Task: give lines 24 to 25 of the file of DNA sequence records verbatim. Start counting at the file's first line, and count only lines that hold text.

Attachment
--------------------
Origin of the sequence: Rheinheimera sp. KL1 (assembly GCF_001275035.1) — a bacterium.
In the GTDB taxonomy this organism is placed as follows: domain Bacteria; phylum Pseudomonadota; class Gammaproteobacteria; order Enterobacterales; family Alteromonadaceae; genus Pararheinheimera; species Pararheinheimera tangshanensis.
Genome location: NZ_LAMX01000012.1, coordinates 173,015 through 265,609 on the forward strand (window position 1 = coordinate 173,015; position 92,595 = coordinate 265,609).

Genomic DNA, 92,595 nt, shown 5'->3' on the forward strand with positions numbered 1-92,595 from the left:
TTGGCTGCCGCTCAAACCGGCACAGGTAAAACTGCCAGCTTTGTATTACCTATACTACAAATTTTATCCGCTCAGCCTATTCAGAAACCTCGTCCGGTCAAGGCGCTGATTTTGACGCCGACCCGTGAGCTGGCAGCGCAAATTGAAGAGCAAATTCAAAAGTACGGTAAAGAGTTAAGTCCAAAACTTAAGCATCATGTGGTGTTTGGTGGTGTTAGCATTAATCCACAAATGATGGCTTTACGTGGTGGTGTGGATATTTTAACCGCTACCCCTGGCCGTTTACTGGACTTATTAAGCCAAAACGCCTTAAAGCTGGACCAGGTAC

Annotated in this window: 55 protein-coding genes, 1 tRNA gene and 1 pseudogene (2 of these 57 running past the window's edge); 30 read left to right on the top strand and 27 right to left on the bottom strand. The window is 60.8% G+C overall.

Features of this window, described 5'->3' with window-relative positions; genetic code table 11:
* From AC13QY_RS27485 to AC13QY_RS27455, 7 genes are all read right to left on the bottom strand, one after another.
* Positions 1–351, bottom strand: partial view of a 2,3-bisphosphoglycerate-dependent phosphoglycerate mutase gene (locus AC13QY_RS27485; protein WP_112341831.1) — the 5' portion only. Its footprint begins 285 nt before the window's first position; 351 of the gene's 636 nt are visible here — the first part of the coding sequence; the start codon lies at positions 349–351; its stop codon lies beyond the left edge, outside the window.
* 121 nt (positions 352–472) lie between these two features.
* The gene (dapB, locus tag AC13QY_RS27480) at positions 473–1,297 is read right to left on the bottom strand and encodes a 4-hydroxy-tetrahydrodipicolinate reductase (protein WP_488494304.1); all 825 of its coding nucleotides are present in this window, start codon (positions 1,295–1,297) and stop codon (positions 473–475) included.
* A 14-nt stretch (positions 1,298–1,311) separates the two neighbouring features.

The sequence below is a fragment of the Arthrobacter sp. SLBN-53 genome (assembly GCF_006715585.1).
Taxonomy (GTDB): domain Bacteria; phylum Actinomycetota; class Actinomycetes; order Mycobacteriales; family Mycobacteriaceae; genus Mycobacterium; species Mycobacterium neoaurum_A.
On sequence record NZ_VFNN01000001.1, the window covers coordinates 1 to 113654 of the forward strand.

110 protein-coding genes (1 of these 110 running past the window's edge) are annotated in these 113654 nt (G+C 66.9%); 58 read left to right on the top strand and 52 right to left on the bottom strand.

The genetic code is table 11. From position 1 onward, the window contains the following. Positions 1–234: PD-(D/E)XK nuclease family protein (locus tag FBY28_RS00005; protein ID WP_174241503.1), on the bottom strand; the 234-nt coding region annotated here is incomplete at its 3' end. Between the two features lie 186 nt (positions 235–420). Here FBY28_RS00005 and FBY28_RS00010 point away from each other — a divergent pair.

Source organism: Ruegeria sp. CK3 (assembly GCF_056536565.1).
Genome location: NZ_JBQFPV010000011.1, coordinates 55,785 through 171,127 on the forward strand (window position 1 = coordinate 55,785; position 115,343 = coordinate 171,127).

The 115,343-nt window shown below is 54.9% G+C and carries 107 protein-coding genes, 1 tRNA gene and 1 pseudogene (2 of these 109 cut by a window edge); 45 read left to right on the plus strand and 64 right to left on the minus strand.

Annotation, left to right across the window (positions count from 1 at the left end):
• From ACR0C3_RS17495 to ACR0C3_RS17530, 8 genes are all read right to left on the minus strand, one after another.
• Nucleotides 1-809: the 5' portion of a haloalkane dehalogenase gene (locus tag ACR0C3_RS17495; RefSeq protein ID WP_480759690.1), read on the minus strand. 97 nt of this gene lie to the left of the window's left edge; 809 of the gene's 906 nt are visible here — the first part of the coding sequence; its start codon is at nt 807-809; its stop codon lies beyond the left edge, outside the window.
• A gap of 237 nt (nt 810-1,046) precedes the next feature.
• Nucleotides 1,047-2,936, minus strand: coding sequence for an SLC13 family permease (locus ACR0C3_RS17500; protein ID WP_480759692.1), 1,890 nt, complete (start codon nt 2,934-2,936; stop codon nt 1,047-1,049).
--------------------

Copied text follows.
• A gap of 237 nt (nt 810-1,046) precedes the next feature.
• Nucleotides 1,047-2,936, minus strand: coding sequence for an SLC13 family permease (locus ACR0C3_RS17500; protein ID WP_480759692.1), 1,890 nt, complete (start codon nt 2,934-2,936; stop codon nt 1,047-1,049).